Discovering Vision Therapy Blog

Why Did This High School Student’s Eyes Hurt So Much?

Posted by The Vision Therapy Center

Mary Stern

When Mary Stern was a high school sophomore, her vision problems became overwhelming.

“I was having trouble reading the board,” Mary recalls. “I was having trouble focusing on novels I'd have to read for school.”  And to make matters worse, Mary says she also had “a lot of pain” in her eyes.

Although she wore contacts, they didn’t seem to be helping with her vision problems. 

A stronger prescription wasn't going to fix her struggles.

Eventually her optometrist could tell that Mary’s struggles weren’t going to be remedied with a stronger prescription. That’s when she referred Mary to The Vision Therapy Center.

 

Diagnosing Mary’s Vision Problems and Initiating Optometric Vision Therapy

According to The Vision Therapy Center’s Dr. Heather Motisi, Mary’s initial Functional Vision Exam revealed Mary had the following problems: 

Accommodation issues. The technical term for focusing of the eyes is called accommodation. In healthy accommodation, tiny muscles inside your eye effectively control the eye lens to help you focus from near to distant objects (or vice versa).  

Basically, focusing on something close engages the muscles, and looking at something in the distance makes them relax. For people with accommodation problems, such as Mary, it’s not that easy.

Convergence insufficiency. Convergence is the coordinated inward turning of the eyes. This skill is critical for our eyes to focus on close objects, like books, papers and computer screens.

If your eyes don’t converge efficiently, it can adversely affect your ability to concentrate on otherwise simple tasks. More specifically, it can cause symptoms that include eye strain and  discomfort when reading and concentrating – exactly what Mary was experiencing.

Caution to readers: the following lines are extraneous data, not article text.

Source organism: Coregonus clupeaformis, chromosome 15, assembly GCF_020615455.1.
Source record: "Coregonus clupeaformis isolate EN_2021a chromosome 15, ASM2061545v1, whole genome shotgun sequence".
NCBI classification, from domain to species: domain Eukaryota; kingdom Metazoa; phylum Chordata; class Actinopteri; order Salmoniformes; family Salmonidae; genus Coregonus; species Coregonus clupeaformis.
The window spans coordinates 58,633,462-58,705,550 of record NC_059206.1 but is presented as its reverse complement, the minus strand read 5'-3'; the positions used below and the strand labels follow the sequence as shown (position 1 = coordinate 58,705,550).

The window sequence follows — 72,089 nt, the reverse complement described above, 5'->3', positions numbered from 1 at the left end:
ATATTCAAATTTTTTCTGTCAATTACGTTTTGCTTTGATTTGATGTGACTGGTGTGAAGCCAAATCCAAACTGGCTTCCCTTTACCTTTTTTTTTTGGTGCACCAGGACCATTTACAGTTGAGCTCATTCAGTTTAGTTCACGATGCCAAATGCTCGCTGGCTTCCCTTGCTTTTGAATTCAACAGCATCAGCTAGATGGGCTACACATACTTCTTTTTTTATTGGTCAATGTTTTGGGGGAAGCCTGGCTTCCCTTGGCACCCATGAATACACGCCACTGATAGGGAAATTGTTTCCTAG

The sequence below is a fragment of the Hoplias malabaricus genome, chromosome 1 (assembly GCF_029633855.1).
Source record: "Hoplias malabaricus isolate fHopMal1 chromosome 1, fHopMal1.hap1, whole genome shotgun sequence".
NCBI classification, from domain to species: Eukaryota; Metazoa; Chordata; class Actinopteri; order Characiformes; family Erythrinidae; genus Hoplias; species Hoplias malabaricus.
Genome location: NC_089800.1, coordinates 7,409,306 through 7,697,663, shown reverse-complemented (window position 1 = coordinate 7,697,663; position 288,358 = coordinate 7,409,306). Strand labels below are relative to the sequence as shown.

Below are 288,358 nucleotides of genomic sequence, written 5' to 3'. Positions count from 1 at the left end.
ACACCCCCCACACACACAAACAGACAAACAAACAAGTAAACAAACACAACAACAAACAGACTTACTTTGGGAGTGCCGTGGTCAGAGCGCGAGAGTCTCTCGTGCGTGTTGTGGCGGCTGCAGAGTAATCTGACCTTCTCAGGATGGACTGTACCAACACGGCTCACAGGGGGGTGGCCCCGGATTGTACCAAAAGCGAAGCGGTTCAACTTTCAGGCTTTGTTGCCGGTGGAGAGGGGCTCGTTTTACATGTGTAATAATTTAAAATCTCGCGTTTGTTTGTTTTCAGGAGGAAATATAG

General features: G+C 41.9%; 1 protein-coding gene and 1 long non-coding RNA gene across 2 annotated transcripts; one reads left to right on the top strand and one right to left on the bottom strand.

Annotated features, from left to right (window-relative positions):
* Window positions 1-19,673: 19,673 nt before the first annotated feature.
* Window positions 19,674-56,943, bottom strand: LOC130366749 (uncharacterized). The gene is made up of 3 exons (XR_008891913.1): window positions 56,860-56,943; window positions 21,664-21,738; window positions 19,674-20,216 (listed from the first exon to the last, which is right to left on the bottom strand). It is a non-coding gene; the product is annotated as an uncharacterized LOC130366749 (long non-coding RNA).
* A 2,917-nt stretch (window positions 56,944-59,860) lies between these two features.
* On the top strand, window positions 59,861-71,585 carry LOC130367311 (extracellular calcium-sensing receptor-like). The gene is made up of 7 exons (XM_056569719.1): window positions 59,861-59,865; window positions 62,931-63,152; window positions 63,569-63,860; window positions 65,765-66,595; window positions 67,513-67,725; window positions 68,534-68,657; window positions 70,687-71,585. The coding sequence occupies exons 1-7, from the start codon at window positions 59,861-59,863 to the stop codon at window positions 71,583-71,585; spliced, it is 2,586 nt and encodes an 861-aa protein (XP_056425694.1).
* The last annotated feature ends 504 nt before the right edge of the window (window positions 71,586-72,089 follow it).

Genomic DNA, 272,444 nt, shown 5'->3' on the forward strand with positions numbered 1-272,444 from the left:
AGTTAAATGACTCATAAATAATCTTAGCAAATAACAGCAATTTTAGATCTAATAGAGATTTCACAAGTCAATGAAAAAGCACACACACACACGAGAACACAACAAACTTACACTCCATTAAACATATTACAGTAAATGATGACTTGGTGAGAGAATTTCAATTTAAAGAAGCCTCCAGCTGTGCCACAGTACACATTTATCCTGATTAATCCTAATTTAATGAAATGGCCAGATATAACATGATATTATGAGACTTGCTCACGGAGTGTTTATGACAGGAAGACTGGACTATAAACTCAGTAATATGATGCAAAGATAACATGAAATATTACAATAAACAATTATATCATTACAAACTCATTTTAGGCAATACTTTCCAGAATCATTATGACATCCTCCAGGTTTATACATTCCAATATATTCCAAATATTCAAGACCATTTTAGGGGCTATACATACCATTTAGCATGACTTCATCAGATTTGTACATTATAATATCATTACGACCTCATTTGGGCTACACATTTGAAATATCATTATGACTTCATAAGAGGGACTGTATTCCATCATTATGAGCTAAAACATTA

Irregular saccades. Saccades is a visual skill that enables a person to make quick eye movements from one object to another. When watching a tennis match, for example, saccadic movements allow you to follow the ball from one player to the other. Irregular saccades makes that more challenging.

Optometric vision therapy can retrain a visual system.

Dr. Motisi recommended 30 weeks of in-office optometric vision therapy for Mary, which involved a series of activities and exercises designed to retrain her visual system.

Mary’s Initial Resistance to Vision Therapy Turns Into “Joy”

By the time Mary began optometric vision therapy, she was a busy high school junior in the midst of taking difficult classes, preparing for the ACT, and starting to look at colleges.  

And she was also upset. 

“I was really mad at myself for having this issue. I was mad that I would have to come here every week. I just thought it was really unfair,” Mary recalls.

On top of that, Mary was skeptical of how the vision therapy exercises would help her. They not only seemed “weird” to her, they also caused her discomfort doing them. 

Dr. Motisi says, “I knew she needed to see changes quickly, otherwise she was not going to follow through with the program.”

Dr. Motisi was also aware that Mary’s packed schedule would make it hard for her to do all of the home exercises that were part of her vision therapy. “That’s why it was imperative we really make good use of her in-office time,” she says.